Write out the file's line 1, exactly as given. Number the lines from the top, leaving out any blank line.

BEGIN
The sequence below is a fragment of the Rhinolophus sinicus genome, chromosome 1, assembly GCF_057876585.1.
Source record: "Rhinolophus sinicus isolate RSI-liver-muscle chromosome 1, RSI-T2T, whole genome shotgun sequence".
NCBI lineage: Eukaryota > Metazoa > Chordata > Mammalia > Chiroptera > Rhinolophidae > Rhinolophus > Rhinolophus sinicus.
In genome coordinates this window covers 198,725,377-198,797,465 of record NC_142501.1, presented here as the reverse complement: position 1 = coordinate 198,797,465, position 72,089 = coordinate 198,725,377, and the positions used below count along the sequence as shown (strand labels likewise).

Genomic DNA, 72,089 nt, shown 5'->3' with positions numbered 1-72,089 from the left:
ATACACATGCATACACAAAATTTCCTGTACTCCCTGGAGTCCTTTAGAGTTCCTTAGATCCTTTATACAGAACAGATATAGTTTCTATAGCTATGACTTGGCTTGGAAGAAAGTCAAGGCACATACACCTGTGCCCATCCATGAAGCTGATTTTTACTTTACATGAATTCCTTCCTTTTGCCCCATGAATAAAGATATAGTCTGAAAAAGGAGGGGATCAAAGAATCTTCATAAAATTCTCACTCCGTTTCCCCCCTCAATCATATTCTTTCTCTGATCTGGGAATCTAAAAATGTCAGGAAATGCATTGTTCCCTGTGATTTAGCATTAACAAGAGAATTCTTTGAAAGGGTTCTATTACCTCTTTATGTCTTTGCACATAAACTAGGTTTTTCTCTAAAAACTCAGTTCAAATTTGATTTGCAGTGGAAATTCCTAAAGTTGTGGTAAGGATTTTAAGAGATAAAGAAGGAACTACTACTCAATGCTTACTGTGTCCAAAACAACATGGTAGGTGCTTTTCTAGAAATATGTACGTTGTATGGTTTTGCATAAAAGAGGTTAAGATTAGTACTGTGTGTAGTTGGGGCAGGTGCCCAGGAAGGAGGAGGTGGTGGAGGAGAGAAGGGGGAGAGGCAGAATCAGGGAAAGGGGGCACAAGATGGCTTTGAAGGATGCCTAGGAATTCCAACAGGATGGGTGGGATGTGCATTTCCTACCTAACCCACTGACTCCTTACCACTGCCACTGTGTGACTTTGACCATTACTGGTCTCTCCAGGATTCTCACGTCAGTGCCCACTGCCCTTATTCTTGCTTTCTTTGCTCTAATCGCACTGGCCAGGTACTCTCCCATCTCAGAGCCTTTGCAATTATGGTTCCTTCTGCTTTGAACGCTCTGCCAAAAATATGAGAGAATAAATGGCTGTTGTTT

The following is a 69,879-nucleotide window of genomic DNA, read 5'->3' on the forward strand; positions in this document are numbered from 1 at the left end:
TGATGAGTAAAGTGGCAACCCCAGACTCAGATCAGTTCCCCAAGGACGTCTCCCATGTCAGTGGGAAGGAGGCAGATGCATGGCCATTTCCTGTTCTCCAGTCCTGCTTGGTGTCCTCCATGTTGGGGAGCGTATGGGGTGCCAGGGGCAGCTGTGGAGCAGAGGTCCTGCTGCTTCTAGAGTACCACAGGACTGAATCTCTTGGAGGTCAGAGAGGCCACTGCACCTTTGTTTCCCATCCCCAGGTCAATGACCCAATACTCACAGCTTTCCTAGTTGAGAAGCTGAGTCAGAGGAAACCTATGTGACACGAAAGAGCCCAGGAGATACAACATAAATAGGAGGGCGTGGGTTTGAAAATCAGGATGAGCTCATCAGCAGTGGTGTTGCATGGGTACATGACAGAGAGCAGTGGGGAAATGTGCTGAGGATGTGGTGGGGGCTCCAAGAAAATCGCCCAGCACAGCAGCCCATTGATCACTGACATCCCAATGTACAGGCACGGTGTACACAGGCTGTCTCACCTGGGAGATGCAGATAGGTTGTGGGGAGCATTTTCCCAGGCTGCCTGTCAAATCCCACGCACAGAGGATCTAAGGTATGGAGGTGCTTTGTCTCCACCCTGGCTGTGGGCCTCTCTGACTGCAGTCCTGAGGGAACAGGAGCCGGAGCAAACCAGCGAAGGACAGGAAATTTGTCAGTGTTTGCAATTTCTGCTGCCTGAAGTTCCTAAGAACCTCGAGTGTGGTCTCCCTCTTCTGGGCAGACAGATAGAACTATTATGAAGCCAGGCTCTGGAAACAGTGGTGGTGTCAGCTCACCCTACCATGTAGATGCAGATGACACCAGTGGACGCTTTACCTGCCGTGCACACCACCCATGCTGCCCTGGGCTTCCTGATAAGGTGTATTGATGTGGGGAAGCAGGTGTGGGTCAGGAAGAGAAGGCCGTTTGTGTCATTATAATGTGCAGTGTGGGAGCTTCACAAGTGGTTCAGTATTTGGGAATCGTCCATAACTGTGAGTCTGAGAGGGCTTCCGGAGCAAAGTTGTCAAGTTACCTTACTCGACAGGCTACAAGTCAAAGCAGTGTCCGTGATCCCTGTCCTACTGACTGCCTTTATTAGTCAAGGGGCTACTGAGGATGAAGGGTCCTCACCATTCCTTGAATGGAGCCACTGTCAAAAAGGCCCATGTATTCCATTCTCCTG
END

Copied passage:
The sequence below is a fragment of the Rhinolophus sinicus genome, chromosome 1, assembly GCF_057876585.1.